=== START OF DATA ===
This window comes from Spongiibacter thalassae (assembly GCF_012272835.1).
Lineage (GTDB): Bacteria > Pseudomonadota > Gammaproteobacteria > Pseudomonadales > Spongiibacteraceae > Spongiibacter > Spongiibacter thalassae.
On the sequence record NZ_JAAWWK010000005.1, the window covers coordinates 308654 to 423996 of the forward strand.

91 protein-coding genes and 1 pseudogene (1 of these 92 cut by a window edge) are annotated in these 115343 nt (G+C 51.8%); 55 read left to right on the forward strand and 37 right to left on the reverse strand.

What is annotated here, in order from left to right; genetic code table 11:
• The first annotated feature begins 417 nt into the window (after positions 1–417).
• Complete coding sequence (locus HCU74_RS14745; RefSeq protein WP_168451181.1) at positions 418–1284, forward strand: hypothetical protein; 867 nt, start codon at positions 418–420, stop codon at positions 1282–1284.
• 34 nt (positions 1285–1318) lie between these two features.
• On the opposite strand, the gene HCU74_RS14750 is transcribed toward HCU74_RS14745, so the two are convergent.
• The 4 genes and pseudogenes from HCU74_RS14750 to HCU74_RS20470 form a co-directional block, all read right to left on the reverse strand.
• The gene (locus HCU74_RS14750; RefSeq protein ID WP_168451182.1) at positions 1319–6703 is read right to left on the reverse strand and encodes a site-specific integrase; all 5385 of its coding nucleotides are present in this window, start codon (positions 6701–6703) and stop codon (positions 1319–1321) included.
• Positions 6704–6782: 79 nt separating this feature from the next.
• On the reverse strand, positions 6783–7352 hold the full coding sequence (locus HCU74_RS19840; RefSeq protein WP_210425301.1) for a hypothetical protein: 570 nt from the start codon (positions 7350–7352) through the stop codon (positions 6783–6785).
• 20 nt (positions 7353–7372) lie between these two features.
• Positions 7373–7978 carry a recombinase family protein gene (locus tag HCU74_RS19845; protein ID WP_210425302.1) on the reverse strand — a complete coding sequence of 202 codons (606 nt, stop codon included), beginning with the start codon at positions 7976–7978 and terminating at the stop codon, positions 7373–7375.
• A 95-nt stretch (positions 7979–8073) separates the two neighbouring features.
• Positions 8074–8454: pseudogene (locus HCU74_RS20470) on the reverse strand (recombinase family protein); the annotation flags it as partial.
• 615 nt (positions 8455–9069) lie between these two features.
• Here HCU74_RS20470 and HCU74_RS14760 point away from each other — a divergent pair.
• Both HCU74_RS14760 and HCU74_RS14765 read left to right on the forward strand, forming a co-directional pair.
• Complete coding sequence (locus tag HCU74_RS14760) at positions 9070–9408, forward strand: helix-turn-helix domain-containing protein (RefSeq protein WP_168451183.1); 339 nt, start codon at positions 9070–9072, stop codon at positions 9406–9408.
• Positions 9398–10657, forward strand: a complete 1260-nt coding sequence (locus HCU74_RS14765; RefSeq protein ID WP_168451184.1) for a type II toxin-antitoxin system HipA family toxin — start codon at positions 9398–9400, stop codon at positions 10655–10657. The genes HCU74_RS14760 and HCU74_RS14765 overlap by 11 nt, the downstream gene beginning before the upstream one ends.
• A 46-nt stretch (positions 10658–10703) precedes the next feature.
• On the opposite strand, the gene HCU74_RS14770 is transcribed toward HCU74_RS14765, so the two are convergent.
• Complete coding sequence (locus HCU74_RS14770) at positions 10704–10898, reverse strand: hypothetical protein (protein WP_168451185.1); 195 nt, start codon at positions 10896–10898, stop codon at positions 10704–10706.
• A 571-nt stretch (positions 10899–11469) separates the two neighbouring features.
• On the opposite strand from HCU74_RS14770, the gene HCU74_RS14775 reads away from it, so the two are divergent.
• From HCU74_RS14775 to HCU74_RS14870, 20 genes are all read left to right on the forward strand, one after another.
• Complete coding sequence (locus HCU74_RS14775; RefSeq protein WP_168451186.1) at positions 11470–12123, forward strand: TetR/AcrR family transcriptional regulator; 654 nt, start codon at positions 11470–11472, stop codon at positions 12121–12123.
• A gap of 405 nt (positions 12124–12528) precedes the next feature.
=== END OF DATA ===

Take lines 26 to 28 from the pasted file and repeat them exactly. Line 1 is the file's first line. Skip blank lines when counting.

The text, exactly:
• A 571-nt stretch (positions 10899–11469) separates the two neighbouring features.
• On the opposite strand from HCU74_RS14770, the gene HCU74_RS14775 reads away from it, so the two are divergent.
• From HCU74_RS14775 to HCU74_RS14870, 20 genes are all read left to right on the forward strand, one after another.